WSelf propelled box car. Used for less-than-carload freight delivery.
WSection of track where three running rails are provided so that equipment of two different gauges can operate over one shared rail on the same route. In Los Angeles the standard gauged 4'-8½" Pacific Electric shared some routes in downtown Los Angeles with the narrow gauge 3'-6" Los Angeles Railway.
WAn infrequently run car, of any type, run over little used trackage to prevent the loss of the state franchise granting rights to operate that route.
WIn 1911 all of the independent street railway operations of Southern California were merged together into either the Pacific Electric or the Los Angeles Railway. (Only the tiny Glendale & Montrose remained independent.)
WA point 3.51 miles from Long Beach, 19.84 miles from Los Angeles on the Long Beach-San Pedro Line.
WConversion from operation by a motorman and a conductor (two-man operation) to a single employee who collected fares and operated the train. This was done to save money in salaries and hastened the end of streetcar service by lessening the pleasure of using the system for patrons. Many types of cars had to be rebuilt, modified or retired completely to force patrons to pass the operator to pay their fare.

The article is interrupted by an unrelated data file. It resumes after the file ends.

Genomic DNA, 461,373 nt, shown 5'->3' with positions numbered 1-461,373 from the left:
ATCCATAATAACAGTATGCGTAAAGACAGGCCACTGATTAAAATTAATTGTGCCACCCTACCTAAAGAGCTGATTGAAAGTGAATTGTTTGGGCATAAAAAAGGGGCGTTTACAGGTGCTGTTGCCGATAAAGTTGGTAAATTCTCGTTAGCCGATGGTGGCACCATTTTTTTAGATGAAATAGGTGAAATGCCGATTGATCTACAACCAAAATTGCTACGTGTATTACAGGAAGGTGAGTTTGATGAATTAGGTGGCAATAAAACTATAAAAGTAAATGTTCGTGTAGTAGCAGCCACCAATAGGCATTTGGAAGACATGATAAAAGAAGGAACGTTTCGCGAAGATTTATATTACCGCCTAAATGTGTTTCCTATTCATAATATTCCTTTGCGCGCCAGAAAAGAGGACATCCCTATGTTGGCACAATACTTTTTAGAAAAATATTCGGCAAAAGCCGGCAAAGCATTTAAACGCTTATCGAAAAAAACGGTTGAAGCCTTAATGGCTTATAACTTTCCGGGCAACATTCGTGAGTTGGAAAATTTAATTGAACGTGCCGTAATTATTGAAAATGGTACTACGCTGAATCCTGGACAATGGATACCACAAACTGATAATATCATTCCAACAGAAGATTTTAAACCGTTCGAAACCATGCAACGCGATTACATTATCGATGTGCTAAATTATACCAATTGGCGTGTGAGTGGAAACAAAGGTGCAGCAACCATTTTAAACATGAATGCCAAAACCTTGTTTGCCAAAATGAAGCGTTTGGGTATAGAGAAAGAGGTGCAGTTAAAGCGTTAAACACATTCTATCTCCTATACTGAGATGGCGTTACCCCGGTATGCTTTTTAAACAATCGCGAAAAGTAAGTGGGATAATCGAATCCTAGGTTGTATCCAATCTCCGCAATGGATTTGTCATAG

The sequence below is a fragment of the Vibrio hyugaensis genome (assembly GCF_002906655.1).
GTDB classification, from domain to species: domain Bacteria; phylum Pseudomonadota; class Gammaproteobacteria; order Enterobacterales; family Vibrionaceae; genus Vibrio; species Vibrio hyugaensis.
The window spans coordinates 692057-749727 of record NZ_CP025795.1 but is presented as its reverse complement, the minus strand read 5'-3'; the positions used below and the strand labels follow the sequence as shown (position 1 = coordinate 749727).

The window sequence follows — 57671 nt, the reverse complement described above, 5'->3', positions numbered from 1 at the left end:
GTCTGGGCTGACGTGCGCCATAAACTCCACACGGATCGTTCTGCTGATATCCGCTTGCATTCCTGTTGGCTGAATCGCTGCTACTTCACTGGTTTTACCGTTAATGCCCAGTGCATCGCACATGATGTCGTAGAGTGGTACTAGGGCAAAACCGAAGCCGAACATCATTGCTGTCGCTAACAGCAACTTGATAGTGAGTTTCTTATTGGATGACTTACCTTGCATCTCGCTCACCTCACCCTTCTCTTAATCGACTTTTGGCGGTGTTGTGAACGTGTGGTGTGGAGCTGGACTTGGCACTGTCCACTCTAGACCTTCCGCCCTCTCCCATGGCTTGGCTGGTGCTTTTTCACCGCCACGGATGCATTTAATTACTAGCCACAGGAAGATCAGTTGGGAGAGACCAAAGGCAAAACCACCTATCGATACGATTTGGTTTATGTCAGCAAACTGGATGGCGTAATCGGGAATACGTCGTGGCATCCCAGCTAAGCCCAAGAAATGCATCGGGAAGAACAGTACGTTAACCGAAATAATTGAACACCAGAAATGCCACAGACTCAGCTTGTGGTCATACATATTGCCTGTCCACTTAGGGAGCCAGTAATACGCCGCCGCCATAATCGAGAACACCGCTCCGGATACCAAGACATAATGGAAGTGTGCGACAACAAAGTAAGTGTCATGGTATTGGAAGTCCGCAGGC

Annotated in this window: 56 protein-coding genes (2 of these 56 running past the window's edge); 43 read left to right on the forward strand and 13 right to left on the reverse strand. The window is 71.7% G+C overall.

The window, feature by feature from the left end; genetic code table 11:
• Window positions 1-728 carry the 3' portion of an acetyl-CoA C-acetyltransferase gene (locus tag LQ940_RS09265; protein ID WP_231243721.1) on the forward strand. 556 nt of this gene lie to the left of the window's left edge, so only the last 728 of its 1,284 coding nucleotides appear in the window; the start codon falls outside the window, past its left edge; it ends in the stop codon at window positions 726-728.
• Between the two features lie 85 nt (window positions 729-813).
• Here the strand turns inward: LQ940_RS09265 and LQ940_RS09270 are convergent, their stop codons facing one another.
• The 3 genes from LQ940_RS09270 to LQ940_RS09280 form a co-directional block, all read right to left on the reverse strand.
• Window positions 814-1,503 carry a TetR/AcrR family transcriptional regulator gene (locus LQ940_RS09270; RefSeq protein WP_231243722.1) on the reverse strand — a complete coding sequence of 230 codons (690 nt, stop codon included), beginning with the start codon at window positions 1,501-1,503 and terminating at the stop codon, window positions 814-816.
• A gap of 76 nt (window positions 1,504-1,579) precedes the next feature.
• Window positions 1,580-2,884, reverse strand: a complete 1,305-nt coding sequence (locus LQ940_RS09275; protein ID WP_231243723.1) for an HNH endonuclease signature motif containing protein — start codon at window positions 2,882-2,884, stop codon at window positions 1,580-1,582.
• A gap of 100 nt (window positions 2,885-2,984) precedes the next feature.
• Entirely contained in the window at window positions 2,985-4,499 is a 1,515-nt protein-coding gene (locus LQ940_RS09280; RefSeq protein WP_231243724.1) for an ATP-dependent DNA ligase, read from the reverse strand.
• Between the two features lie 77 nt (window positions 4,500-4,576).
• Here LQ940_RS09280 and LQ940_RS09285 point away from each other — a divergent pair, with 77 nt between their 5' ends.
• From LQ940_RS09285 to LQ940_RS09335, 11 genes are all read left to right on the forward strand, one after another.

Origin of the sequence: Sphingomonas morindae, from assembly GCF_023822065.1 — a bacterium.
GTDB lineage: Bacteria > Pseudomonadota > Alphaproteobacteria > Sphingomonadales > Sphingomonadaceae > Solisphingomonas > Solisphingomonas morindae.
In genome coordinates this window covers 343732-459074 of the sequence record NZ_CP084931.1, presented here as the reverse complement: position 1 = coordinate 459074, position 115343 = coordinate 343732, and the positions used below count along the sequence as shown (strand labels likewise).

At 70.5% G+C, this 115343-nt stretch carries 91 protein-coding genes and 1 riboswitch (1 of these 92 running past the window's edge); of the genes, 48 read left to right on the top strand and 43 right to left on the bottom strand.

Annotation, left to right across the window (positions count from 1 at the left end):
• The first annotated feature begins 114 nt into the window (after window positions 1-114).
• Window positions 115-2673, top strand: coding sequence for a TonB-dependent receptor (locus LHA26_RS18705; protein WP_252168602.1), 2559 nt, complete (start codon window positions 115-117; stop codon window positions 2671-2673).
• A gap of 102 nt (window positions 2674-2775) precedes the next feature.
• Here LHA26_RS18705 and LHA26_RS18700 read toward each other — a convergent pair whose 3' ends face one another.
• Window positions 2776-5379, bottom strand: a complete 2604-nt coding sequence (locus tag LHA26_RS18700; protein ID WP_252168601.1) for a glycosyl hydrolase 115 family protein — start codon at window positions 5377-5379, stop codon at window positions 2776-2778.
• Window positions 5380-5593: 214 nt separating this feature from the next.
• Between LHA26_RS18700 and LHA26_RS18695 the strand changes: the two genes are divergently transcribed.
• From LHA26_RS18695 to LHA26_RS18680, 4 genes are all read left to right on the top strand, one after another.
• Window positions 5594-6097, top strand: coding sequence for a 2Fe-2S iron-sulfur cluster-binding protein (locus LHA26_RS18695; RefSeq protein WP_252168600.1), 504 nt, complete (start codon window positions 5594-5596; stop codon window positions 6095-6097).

RPO - Railway Post Office
WA dedicated Box Motor or baggage end of a Combo under contract to the United States Post Office. Mail was sorted en-route to speed up delivery.
WA "sign-in" box at each end of a single track section where motormen were required to stop their trains and "register" lest they meet another train coming through the section going the opposite direction!
United States Maritime Commission
WThe United States Maritime Commission operated 81 interurban cars bought used from retirement on the Southern Pacific's Oakland, Alameda and Berkeley service. After the USMC's operation over the Pacific Electric during 1943, 1944 and 1945 to carry war workers to defense plants to build warships for the U.S. Navy, the cars were sold after the war to the Pacific Electric.
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